Losing Teaches A Lesson

losing teaches us a lesson

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losing teaches a lessonI have yet to meet a trader who has made money on 100% of his or her trades. We recognize that losing in the stock market is part of trading, understanding that the stock market can not be predicted with complete certainty. Despite this admission, most people still get very frustrated with losing and often turn away from the market when it happens.


“It’s not really that much of a big deal – you brush it off and you come back.  Defeat is the secret ingredient of success.”  ~Conor McGregor

This quote from Conor McGregor demonstrates the importance of losing and that we shouldn’t take it personally.  Losing is part of the game.  It’s part of the process and we must love the process.  Losing teaches us those things that make us better. Being wrong is an important step in learning to be right.

losing teaches a lesson

Stock traders can take a loss and learn from it or let it build up bad habits. Unfortunately, most aspiring traders find it too easy to take the path toward bad habits because of the strong emotional attachment we have to money. It is easy to focus on the pain of losing and then work to avoid that pain in the future.

What does this process lead to? The next time the trader is faced with taking a necessary loss they are likely to hang on to the trade. They avoid pain by breaking their rules on limiting the size of the loss. The small loser can easily become a big loser, wiping out the gains made over a number of successful trades.

This is the financial punishment that comes from not controlling the size of a loss but there is a much more damaging effect that comes from letting a small loser turn in to a big loser. When you hang on to a loser for a long time you are also tying up a lot of emotional capital. That brings on healthy impairing stress and reinforces the pain avoidance response. It puts the trader into a downward spiral toward ultimate failure.

Losing teaches you a lesson.  It is the tuition you pay to the market.  If you do not learn from the loss then you have wasted the investment you have made in your education.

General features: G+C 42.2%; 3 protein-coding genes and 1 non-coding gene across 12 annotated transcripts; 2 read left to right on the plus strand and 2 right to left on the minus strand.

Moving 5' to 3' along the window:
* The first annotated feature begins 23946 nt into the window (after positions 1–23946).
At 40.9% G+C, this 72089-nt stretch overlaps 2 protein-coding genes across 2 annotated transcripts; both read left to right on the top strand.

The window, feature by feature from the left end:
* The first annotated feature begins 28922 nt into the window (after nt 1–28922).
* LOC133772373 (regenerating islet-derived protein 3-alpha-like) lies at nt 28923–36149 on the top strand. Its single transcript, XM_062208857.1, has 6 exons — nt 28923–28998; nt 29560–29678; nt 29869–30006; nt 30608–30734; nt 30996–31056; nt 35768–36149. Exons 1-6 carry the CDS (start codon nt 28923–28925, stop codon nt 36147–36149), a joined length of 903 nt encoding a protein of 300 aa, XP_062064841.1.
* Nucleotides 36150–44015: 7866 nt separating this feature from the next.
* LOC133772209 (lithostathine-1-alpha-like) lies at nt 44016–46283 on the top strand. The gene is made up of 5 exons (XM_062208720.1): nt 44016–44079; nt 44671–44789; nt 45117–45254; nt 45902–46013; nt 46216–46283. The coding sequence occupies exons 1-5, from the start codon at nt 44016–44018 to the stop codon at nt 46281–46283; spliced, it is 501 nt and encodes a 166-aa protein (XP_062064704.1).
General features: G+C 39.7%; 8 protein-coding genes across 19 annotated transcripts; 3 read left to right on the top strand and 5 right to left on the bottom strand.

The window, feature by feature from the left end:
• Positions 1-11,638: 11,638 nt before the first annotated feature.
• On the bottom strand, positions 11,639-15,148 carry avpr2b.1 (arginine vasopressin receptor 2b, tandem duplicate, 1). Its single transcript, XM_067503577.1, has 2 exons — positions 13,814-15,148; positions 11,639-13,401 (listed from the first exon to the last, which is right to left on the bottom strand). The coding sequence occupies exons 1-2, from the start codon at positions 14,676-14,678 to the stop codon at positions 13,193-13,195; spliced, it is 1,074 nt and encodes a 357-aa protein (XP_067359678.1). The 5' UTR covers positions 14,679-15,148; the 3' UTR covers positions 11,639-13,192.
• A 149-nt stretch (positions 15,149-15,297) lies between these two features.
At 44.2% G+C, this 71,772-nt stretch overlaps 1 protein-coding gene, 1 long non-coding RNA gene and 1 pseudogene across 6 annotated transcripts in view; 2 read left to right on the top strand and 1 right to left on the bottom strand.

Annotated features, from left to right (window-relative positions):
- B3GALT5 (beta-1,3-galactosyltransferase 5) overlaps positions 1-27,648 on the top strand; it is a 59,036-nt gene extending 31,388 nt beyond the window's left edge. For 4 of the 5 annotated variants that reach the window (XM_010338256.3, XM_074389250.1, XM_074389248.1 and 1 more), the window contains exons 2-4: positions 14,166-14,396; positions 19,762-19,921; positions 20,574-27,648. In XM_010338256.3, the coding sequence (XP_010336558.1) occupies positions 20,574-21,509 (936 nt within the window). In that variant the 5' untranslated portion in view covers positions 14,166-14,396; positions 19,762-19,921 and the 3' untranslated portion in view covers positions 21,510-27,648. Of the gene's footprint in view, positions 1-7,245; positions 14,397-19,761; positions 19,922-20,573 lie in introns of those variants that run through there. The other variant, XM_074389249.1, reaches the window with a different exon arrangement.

The difference between winning traders and those who fail is their response to losing money. Good traders realize that losing on a trade is part of a process and not a single event. You cannot reverse a loss.  You can only take the experience forward with you.  It is up to you whether you choose to do that in a positive or destructive way.

There are way too many people trying to become traders for it to be easy. There is a lot of competition for trading success because it is such a great way to create wealth. The adversity that comes from learning how to trade is what makes a good trader great.

This is why you must take losing in a positive way. A trader who studies their losses and learns from them will be stronger and better in the future. The trader who recognizes the difference between a good loss and a bad one will be able to avoid taking the bad losses in the future.

Mistakes are a part of the game

Do not expect to ever stop making mistakes. Mistakes are okay.  Mistakes are learning opportunities.  We must learn from our mistakes them.  When we recognize a mistake, we must take immediate action to limit their impact.  Mistakes give us the opportunity to grow.  I have over 20 years of experience and I still make mistakes.  I am still growing.  If you’re a newer trader, you should expect that you will make mistakes. 

Do not expect to be right all of the time. Success is about what you do when you are wrong, how you handle a loss. If the market tells you that your trading idea is wrong, listen and react accordingly. Usually, the best way to deal with being wrong is locking in the loss and moving on. However, before moving on, make sure you learn the lesson that the market has given you.

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Adam Sarhan

Adam Sarhan

Host Of The #SmartMoneyCircle Podcast, Founder and CEO of 50 Park Investments. Adam provides weekly market updates to ChartYourTrade.com readers. He is a FORBES Contributor and is a frequent guest on all the major financial media outlets.

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